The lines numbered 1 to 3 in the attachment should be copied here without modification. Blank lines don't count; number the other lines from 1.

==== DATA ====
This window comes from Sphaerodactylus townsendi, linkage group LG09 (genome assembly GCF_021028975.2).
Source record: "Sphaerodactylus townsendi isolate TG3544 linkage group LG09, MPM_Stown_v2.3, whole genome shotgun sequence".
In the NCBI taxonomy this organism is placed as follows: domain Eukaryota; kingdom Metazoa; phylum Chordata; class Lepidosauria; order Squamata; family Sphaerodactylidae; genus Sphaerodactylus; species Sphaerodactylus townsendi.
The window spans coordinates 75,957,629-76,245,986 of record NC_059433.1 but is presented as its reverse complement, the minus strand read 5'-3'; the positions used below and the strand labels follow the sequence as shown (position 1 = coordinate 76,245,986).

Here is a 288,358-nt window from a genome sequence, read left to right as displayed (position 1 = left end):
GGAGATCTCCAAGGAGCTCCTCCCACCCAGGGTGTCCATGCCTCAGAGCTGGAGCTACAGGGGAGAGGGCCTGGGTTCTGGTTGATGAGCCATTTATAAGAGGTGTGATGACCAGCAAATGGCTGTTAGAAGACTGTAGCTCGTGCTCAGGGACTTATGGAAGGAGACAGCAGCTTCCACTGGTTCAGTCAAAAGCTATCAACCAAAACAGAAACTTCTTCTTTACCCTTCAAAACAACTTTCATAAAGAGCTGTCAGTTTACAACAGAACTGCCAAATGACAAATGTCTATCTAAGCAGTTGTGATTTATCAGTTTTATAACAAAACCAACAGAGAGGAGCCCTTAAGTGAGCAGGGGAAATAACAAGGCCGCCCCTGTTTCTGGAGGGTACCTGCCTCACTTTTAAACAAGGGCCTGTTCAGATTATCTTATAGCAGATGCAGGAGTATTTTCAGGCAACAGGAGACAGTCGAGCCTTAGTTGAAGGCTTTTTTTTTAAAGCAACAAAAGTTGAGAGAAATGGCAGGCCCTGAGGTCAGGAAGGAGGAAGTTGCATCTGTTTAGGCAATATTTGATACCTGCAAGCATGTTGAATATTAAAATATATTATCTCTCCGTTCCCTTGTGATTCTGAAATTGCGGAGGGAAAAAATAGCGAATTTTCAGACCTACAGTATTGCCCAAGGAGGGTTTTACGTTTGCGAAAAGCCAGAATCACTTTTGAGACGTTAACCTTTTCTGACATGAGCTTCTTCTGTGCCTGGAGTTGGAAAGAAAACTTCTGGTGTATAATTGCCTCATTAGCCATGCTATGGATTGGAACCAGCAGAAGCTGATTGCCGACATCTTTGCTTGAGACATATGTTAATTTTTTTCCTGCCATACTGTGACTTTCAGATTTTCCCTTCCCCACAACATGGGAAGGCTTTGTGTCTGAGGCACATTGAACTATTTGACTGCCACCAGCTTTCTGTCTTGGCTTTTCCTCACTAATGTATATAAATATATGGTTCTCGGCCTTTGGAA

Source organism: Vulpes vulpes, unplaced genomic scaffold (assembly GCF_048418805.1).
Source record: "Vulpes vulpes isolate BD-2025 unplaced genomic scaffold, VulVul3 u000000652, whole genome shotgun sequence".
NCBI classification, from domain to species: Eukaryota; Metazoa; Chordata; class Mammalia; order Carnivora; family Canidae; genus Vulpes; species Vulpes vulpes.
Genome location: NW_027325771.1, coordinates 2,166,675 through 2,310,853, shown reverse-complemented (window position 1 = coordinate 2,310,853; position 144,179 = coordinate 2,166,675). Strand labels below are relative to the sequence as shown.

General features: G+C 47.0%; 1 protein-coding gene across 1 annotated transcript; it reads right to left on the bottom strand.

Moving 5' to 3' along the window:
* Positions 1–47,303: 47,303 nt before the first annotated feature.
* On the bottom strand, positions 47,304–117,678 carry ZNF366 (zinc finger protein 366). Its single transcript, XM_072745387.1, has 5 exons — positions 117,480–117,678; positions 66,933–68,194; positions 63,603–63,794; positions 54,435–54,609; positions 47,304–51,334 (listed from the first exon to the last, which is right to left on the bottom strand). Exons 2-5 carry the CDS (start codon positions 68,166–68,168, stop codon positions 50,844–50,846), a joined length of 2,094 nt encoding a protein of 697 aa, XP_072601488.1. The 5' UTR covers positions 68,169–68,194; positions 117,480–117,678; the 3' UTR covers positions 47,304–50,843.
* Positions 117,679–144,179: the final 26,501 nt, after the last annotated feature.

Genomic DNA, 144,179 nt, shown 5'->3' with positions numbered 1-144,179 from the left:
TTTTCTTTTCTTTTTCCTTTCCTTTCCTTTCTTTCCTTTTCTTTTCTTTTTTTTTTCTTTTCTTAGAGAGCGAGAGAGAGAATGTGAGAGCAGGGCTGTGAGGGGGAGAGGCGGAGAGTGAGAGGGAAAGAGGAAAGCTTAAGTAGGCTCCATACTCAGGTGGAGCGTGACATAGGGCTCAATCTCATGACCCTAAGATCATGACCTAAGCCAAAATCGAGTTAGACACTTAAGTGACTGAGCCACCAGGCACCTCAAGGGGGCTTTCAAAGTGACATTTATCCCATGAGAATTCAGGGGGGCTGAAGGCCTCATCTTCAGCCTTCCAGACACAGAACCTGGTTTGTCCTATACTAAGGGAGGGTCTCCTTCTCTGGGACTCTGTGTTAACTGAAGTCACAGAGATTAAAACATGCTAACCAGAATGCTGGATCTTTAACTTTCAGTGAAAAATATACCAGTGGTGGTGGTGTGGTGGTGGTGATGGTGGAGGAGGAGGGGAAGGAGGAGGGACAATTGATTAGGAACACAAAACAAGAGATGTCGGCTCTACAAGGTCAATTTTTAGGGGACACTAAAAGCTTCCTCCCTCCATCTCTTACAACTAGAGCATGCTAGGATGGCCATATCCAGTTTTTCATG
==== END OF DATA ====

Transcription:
This window comes from Sphaerodactylus townsendi, linkage group LG09 (genome assembly GCF_021028975.2).
Source record: "Sphaerodactylus townsendi isolate TG3544 linkage group LG09, MPM_Stown_v2.3, whole genome shotgun sequence".
In the NCBI taxonomy this organism is placed as follows: domain Eukaryota; kingdom Metazoa; phylum Chordata; class Lepidosauria; order Squamata; family Sphaerodactylidae; genus Sphaerodactylus; species Sphaerodactylus townsendi.